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32 GB Flash Storage Drive Announced 381

Posted by ScuttleMonkey
from the laptop-that-could-survive-for-more-than-30-mins dept.
Audrius writes to tell us TG Daily is reporting that Samsung has just announced a new 32 GB Flash storage device. The aim of this new solid state disk (SSD) drive is to completely replace the traditional hard drives in many laptops on the market. Some of the advantages offered are the 1.8" form factor, read speeds more than twice that of a normal hard drive, and the promise of 95% less power use.
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32 GB Flash Storage Drive Announced

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  • Digital Camcorders (Score:5, Interesting)

    by Shadow Wrought (586631) * <shadow.wrought@gma[ ]com ['il.' in gap]> on Tuesday March 21, 2006 @05:39PM (#14967357) Homepage Journal
    I could see this having a pretty big impact on digital video cameras, too. No moving parts to break while you're running around with a handheld. Very cool!
    • That actually would be pretty nice, although I think that the price is still well above that of magnetic tape; maybe it would be a little more useful in a professional setting where the video could be pulled onto an editing station and then erased from the original flash media.
      • Yes, but, don't 'flash drives' suffer from a more limited number of times you can read/write to them than a regular HD?

        That wouldn't be too good for a camera or a laptop...

        • Supposedly... From what i've heard, the actual limit is so high that it might as well be the same as a reg. HD... They "rate" them for a certain amount mainly for warranty purposes and they can (again: supposedly) do way beyond that.

          Anyone with "yes or no" power around?
          • I am not sure about hard drives but with flash, each bit has a limited # of times it can be read/written. So if you have an ext2 file system that writes the access time back to the disk every time the file is read, then there will be certain a certain set of bits that will be disproportionately accessed and thus would be the first to fail. I had Zaurus Linux handheld computer and when I made sure to add the noatime option when mounting the partitions. But of course, if the limit can be fairly high, then it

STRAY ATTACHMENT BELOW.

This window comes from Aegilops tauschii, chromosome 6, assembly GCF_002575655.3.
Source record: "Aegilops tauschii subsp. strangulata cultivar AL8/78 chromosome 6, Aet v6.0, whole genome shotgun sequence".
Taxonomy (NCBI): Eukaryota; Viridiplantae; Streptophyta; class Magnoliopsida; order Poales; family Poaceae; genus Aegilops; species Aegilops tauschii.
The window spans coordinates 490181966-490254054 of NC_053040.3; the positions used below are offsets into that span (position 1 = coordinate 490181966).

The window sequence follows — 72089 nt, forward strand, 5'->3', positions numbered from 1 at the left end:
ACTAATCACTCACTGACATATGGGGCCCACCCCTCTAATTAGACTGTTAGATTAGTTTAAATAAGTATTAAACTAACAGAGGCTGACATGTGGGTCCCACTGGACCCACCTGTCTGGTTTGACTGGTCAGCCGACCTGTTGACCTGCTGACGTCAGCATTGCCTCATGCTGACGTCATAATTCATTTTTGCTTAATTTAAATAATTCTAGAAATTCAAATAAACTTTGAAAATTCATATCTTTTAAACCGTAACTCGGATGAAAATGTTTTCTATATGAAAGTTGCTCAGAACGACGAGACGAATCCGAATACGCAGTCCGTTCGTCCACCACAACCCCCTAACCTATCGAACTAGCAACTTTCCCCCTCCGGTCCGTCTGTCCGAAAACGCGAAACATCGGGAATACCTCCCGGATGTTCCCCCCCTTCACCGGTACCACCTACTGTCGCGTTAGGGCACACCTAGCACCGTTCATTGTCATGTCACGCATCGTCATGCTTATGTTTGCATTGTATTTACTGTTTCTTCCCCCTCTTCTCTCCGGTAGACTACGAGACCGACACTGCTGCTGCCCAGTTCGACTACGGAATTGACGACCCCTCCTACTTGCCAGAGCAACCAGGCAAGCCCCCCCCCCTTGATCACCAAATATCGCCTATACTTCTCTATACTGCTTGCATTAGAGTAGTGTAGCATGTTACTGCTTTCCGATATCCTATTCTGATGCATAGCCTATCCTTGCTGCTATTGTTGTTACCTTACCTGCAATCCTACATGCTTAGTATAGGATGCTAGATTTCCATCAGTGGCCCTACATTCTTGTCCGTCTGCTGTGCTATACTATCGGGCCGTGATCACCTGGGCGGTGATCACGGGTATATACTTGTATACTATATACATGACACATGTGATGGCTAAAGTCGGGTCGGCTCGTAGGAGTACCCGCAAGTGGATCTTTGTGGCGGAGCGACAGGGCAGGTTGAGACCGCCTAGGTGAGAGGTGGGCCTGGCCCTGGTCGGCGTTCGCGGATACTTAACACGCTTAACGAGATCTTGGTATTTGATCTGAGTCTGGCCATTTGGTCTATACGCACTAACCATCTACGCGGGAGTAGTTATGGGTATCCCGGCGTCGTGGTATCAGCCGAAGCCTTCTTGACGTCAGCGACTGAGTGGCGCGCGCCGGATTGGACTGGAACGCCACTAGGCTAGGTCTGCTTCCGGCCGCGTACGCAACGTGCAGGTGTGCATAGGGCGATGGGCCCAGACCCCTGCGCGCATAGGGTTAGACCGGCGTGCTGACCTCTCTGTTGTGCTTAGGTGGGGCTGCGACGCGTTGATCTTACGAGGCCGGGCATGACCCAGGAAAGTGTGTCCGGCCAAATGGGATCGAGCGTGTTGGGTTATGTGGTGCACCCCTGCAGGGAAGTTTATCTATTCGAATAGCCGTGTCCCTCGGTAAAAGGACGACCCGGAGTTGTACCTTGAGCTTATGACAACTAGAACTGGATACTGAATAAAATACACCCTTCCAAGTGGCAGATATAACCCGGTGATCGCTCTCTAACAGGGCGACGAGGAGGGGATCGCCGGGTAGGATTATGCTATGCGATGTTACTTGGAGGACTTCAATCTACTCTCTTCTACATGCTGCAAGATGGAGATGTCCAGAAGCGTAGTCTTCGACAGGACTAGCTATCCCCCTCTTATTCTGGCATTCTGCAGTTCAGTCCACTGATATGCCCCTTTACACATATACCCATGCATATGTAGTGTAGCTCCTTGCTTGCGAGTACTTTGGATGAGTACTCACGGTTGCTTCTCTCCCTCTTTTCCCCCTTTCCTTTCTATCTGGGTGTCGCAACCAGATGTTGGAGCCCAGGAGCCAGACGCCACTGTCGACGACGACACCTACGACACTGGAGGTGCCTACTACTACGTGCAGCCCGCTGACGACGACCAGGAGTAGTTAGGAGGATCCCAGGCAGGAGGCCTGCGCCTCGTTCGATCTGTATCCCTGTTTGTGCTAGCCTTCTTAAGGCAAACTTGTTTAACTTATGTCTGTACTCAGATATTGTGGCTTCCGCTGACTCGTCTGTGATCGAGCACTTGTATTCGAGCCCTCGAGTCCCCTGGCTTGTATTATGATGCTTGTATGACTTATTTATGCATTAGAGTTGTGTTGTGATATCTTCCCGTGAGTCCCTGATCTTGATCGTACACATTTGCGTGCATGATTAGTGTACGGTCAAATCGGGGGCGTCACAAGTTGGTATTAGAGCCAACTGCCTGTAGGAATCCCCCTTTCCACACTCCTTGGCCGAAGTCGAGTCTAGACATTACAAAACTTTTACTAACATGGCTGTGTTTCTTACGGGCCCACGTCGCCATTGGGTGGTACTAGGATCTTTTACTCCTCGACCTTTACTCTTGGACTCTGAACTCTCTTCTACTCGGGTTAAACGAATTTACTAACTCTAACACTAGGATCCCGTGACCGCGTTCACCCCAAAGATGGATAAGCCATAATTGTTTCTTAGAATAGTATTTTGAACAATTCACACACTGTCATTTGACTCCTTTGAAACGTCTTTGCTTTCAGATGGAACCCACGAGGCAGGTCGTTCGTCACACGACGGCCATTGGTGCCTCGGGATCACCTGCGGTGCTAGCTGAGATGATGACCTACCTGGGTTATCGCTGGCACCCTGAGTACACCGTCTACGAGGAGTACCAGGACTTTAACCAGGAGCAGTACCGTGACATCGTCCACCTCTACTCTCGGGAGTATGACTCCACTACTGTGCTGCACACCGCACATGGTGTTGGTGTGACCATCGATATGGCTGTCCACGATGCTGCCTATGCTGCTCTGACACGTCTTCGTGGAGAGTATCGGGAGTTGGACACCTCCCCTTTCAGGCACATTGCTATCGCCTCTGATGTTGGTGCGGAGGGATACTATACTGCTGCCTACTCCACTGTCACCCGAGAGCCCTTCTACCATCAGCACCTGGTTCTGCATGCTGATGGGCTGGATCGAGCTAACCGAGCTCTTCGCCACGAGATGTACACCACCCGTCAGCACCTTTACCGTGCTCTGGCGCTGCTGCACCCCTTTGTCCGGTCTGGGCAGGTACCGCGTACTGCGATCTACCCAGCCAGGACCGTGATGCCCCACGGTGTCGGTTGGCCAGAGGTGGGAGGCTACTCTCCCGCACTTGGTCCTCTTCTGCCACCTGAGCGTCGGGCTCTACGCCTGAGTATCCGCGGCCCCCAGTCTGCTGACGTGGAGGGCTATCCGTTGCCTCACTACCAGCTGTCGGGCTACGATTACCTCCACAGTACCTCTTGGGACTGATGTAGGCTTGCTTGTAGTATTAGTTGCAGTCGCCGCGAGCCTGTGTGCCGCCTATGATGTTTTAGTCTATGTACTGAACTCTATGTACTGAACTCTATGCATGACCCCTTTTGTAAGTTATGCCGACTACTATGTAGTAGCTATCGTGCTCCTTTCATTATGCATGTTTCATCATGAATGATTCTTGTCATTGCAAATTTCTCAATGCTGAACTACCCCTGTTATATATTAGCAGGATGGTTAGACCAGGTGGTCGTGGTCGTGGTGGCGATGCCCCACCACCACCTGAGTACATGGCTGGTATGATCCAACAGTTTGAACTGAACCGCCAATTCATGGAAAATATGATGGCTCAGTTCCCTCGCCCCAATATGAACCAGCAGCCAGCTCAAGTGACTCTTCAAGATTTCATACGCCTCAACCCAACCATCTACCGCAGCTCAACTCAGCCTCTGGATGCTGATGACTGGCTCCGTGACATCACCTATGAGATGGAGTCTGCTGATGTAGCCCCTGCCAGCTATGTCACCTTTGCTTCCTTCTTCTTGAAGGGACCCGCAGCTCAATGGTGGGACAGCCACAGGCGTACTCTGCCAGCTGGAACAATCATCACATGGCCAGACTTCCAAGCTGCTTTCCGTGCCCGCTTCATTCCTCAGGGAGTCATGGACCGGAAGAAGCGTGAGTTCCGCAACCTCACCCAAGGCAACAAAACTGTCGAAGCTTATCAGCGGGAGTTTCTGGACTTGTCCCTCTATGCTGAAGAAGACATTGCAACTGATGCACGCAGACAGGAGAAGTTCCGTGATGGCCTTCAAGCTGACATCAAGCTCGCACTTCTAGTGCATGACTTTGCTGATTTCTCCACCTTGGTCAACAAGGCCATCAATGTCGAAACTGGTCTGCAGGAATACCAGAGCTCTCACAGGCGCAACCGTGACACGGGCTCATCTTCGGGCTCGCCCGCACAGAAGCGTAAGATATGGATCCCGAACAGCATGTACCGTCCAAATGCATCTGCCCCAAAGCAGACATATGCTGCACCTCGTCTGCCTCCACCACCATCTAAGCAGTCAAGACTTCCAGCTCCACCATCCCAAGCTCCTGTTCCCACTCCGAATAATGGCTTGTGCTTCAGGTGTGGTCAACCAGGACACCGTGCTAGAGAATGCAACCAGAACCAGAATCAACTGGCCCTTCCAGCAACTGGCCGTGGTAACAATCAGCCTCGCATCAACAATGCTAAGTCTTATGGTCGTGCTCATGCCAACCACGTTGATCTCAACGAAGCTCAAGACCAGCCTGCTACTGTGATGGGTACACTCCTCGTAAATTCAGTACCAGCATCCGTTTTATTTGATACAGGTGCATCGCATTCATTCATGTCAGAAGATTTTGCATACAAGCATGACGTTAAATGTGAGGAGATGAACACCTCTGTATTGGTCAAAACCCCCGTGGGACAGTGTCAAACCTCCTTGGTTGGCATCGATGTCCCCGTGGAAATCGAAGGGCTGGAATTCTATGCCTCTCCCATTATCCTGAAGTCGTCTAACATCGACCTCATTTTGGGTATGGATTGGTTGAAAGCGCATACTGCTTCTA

• Yes they are limited.
            The mean cycle count is 150K+ on the devices I am most experienced with though the warrenty is 100K cycles.
            -nB
        • flash wear-out (Score:5, Insightful)

          by soundofthemoon (623369) on Tuesday March 21, 2006 @06:27PM (#14967776)
          Flash memory cells will indeed wear out after some number of writes. This number is typically pretty high, on the order of a million writes. For most file operations that will probably be a higher MTBF than a magnetic disk with moving parts. Any significant problem would be with hot spots, like VM backing store and file system tables. However you can level wear by using cells in a something like a round-robin fashion. Remember that contiguity isn't an issue with flash because there is no seek time waiting for the head to move. There will probably be some challenges in balancing wear leveling against optimizing file system and VM performance, but in the long run flash drives will likely be much faster and more reliable than magnetic disks.
          • Wrong about the cycle count, and the wear leveling.
            Cycle count is 100-500K for nand and nor flash.
            wear leveling is already built in to all Flash.